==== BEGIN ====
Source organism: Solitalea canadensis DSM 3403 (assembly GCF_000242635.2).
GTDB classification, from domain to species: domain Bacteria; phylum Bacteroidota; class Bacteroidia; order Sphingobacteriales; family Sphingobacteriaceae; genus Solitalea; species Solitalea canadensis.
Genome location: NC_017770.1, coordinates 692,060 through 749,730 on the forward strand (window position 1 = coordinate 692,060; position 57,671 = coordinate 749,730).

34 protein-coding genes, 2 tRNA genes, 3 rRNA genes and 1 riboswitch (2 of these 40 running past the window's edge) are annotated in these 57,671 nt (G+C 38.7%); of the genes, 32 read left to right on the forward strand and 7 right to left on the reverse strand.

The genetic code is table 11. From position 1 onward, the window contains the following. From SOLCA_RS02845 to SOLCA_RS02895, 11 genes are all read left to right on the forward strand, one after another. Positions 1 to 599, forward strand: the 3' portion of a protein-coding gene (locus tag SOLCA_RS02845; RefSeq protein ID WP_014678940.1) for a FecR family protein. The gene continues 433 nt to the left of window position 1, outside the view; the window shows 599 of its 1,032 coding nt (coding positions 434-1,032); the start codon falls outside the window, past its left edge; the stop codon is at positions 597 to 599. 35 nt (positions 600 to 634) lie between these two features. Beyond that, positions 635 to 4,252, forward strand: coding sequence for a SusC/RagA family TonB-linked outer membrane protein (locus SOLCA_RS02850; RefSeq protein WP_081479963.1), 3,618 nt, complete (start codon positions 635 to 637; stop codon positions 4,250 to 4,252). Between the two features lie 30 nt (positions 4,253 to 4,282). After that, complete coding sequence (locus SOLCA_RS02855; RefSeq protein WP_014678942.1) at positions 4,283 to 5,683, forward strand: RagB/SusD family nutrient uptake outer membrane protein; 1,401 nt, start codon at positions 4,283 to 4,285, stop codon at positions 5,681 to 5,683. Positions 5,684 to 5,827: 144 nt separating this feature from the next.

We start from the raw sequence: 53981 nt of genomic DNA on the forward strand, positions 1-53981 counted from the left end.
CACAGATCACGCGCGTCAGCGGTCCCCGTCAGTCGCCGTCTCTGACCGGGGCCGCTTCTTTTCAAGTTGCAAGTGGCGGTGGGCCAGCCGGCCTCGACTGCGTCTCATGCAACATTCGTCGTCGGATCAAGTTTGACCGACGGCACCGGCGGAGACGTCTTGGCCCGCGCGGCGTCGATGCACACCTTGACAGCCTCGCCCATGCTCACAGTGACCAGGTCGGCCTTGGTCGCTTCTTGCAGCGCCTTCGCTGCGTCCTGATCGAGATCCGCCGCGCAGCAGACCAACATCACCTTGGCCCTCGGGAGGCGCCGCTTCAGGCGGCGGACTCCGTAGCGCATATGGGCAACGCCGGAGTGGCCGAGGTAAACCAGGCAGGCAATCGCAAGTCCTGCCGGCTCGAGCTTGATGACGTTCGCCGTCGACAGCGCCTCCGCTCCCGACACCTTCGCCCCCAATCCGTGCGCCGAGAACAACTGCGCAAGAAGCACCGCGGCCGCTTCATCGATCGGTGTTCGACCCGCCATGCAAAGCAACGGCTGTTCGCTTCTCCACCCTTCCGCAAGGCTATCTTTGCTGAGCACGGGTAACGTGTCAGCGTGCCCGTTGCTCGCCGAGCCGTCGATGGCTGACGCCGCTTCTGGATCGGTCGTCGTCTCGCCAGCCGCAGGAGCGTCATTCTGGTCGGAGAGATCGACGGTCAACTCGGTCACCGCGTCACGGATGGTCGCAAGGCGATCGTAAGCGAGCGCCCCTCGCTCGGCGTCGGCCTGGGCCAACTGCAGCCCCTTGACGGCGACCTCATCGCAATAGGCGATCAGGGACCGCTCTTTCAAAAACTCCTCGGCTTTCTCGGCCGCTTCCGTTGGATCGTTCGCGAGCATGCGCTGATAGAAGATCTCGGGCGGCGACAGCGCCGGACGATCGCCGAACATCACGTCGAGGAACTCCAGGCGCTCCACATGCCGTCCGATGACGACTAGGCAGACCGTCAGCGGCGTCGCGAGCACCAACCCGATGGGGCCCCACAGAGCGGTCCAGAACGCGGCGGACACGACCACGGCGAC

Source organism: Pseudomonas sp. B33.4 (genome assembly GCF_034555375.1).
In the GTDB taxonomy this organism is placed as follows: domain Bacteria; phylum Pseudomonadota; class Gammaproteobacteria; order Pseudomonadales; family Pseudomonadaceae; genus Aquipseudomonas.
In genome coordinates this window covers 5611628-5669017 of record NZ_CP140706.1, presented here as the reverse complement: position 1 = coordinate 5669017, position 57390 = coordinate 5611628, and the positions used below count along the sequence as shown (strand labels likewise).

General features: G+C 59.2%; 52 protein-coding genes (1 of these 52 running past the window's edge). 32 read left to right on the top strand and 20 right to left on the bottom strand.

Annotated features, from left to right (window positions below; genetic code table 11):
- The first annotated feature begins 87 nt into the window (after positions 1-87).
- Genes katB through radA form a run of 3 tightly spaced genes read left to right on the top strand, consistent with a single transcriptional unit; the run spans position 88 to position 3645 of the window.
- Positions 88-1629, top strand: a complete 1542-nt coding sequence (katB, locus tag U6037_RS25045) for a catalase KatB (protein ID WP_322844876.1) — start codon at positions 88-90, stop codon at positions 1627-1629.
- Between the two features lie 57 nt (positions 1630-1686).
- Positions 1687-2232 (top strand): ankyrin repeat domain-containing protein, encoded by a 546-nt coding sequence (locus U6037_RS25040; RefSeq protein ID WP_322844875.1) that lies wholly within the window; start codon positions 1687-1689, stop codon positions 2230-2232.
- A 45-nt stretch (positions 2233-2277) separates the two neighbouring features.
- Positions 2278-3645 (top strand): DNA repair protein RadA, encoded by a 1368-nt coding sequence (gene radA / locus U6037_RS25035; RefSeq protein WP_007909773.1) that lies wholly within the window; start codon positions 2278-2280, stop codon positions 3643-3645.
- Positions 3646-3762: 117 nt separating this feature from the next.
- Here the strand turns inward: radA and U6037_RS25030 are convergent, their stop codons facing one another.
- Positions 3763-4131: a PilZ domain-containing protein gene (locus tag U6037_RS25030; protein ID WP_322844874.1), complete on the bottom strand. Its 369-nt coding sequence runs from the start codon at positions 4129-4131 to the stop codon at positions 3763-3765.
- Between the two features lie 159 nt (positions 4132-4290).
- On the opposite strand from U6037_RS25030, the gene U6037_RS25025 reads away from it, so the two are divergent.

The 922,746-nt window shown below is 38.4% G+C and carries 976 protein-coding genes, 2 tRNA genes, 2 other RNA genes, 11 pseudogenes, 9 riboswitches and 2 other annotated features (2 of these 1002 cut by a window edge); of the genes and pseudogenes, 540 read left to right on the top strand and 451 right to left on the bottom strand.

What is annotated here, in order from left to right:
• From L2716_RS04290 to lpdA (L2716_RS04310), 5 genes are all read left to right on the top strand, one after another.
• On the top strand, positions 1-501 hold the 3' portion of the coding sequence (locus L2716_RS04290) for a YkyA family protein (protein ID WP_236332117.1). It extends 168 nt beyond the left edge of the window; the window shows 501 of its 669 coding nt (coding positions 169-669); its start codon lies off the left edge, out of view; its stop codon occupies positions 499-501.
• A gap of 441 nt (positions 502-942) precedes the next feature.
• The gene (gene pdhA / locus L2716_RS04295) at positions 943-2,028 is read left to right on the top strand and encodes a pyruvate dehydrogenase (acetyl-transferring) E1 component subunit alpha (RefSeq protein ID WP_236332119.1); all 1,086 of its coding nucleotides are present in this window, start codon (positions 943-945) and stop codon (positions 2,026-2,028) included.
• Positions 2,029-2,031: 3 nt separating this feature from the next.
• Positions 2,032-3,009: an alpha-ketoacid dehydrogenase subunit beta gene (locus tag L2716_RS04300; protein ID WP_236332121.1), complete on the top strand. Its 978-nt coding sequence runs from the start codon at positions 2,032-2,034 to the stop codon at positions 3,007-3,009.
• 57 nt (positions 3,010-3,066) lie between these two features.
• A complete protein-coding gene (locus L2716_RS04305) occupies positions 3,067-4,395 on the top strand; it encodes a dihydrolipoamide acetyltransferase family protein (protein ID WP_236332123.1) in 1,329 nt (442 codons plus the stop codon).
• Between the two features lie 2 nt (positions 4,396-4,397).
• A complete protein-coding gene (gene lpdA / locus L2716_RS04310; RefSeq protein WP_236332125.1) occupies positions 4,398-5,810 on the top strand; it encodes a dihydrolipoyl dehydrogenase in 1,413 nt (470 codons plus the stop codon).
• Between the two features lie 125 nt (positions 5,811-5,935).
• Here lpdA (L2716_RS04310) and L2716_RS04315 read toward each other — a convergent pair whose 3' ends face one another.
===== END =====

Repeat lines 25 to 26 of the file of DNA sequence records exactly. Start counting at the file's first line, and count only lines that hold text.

The 922,746-nt window shown below is 38.4% G+C and carries 976 protein-coding genes, 2 tRNA genes, 2 other RNA genes, 11 pseudogenes, 9 riboswitches and 2 other annotated features (2 of these 1002 cut by a window edge); of the genes and pseudogenes, 540 read left to right on the top strand and 451 right to left on the bottom strand.

What is annotated here, in order from left to right: